For most of the group we are walking with, Santiago is the end….and Santiago is in sight. Well, not literally. Actually, speaking of “not literally”…..yesterday Ella-Rose was disappointed that we had a gentle uphill walk the whole day – after the last big climb the other day she had heard someone say, “It’s all downhill from here to Santiago!”
So Santiago draws near and everyone is winding down. It would be so easy to stop and celebrate with them…and not start up again! But Santiago will be just one more night like the others for us. The next morning we will get up again, put on our walking clothes and keep going. Our goal is the 1,000km mark for the girls, then we’ll walk back to Santiago to celebrate!
We had been planning a little cross-country jaunt to join our friends on the Norte route today at the monastery in Sobrado. BUT I sensed that we needed (psychologically, at least) to move towards our ultimate goal, and not detour away from it. So we stayed on the Primitivo route….not only did we stay on it, but we got to the very end of it.
After a cool misty start largely on wooded paths, the sun came out and heated things up. Excited energy emerged, too. In spite of the rays beating down, we bounced into Melide.
Unlike the rest of the Primitivo walkers, who had been muttering for a few days about getting back to the busy, crowded, noisy Frances route, we were happy to be here. As well as marking the end of one stage, it is the beginning of the next, which seems to give a lift in spirits – so does walking with memories of having been here before. We spent the day reminiscing.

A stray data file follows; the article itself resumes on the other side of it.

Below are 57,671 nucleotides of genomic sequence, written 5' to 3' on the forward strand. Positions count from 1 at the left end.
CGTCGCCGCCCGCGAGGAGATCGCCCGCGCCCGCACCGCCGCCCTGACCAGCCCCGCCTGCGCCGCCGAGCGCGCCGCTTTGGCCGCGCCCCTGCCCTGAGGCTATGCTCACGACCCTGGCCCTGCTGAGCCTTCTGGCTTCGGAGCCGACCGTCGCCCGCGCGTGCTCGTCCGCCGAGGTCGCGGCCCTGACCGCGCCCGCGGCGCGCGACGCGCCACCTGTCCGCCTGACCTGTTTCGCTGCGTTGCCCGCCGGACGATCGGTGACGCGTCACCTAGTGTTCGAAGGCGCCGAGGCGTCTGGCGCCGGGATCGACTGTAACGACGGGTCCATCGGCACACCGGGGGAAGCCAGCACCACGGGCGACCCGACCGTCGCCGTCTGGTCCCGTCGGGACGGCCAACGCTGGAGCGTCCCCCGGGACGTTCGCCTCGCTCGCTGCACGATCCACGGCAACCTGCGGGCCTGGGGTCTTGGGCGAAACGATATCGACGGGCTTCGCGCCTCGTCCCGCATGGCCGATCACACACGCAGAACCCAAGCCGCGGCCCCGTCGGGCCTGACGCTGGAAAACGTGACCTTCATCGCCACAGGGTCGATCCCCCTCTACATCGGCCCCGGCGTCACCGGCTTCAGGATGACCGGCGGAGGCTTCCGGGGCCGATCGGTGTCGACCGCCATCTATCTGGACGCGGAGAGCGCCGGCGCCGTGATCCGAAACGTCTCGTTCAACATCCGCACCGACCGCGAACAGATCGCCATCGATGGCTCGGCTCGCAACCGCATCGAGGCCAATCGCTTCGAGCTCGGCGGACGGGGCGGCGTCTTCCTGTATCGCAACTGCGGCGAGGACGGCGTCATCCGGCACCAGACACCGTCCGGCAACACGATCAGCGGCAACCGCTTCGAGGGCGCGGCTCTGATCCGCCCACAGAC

I remember seeing these grain stores last time.
I remember the empanadas and biscuits daddy bought at the bakery next to the albergue.
Do you remember how we arrived just after shops were shut and you ran round the market getting strawberries and tomatoes as the stall owners packed up?
Do you remember how it was raining and we watched the raindrops slide down the window? (Little did we realise at that point that by 4:30 we would be being pelted with hailstones, some the size of golf balls, and that the rain would follow!)
I remember how cold it was in the dining room, we all wore our jackets – oh it will be nice to be cold in there this time!
And here we are. (Do you see Melide in the distnace?)
Back to telling our story, back to people counting the kids, back to meeting lots of new people, back to hearing English, back to listening to how amazingly far and fast an American has come (sorry to all the nice Americans, but there is always one skiting about his distance – usually an ex-military bloke, and today he found me within fifteen minutes of arriving!)…although some of our Primitivo-ites are here too, and there is a strange comfort in the camaraderie that exists between us.
Distance: 28.4km (for once, shorter than the guide said)
Cumulative Distance: 1,160/860km
140km for the girls to go to get to their 1,000 – eagerly urged on by their brothers
Weather: apparently 25 degrees, but it felt hotter!